ACLU is suing Clearview AI, calling the tool an “unprecedented violation” of privacy rights | Instant News

The ACLU alleges that Clearview’s technology contradicts the 2008 Illinois Biometric Information Privacy Act, according to complaint, filed Thursday in the Cook County Circuit Court, Illinois. This alleged in a statement that the company was involved in “surveillance activities that violate the law and damage privacy.”

The ACLU said in its complaint that it filed a lawsuit “to stop the secret arrests and storage of millions of Illinois sensitive biometric identifiers.” Several other non-profit organizations, including the Chicago Alliance Against Sexual Exploitation and the Chicago Sex Worker Outreach Project, have also signed contracts.

Clearview rejected the ACLU complaint as “unreasonable” when asked for comment. According to him website, Clearview Service “has been independently tested for accuracy and evaluated for legal compliance by nationally recognized authorities.”

“Clearview AI is a search engine that only uses publicly available images that can be accessed on the internet,” Clearview AI’s lawyer, Tor Ekeland, told CNN Business in an email statement. “It makes no sense if the ACLU wants to censor which search engines people can use to access public information on the internet. The First Amendment prohibits this.”

Clearview AI’s founder, Hoan Ton-That has described the technology as “basically a search engine for faces.”

This tool scratches billions of publicly available images from social media sites and other places on the internet, and uses facial recognition software to make databases searchable. By using one photo of a person, the Clearview database can identify the person’s photos from the internet, and link back to the original source, which can help identify images of unknown people.

This man said he hoarded billions of our photos

Clearview emphasizes that this service not for public use, but investigative tools sold to law enforcement that are used to help identify suspects and resolve crimes. The company said its database was used by more than 600 law enforcement agencies in the United States and Canada.

But the company has come under fire in recent months after a front page investigations by the New York Times in January.

Many people may not realize when posting photos of themselves – even if they post them publicly – that they can be swept into a massive database and used by law enforcement.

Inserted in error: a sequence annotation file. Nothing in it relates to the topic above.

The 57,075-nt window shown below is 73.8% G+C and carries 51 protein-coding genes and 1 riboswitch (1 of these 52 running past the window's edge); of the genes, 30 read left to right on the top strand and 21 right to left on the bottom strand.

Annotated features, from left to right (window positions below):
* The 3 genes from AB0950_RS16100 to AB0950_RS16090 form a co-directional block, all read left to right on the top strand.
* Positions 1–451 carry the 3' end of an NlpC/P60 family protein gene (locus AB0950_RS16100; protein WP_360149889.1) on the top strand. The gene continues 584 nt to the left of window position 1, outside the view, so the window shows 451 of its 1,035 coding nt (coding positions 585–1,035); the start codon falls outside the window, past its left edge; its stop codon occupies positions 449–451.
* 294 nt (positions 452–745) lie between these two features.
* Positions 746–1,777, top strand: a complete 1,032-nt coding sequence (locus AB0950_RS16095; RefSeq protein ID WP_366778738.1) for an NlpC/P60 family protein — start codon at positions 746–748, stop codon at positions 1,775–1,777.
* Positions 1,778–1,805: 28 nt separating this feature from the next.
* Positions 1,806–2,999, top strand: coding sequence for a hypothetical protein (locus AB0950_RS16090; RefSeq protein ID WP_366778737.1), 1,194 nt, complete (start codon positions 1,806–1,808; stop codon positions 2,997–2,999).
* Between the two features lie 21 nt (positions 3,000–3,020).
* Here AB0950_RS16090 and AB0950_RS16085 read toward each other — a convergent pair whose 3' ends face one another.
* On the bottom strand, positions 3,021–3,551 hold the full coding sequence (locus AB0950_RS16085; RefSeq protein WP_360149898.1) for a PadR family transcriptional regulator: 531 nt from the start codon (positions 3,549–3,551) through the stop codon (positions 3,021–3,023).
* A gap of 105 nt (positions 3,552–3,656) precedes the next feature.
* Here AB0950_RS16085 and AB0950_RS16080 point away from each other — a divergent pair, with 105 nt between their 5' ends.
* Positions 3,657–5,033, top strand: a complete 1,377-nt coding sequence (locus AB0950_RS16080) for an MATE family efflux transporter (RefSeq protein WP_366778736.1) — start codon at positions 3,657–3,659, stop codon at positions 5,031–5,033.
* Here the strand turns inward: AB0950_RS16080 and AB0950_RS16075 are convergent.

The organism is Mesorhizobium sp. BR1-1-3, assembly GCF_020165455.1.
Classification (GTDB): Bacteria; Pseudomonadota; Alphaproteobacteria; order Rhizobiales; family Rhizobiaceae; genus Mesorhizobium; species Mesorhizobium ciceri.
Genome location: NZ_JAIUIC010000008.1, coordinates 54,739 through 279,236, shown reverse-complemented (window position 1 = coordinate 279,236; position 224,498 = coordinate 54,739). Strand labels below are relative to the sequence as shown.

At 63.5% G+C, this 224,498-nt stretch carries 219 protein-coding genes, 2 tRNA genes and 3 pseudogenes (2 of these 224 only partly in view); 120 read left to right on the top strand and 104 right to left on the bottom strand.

If someone posts an image to a public Instagram page, for example, Clearview technology can achieve it, and even if that person then changes their page to private or deletes the photo altogether, the image will still appear in the Clearview database. This tool can also erode someone’s photo even if it was posted by someone else without the person’s knowledge.
Indonesia, Google, Facebook and other technology companies has sent a stop and stop permit from Clearview, saying the device violates their terms of service. Clear view said it will address the problem of technology companies, but also push back, saying there is a First Amendment right to public information.
In February, Clearview said that a hackers get access to his entire client list, which includes police forces, law enforcement agencies and banks.
New Jersey in January impose restrictions in all states about law enforcement using Clearview when looking into software. Vermont Attorney General too file a lawsuit against Clearview for alleged violations of data privacy.

“Clearview AI is one of the most innovative, effective and accurate law enforcement tools on the market,” Ekeland, corporate lawyer, said in an email. “Not only does it protect victims by helping law enforcement arrest child rapists, murderers and thieves, its accuracy protects the innocent from false accusations – all by only using public images that are available to everyone on the public internet.”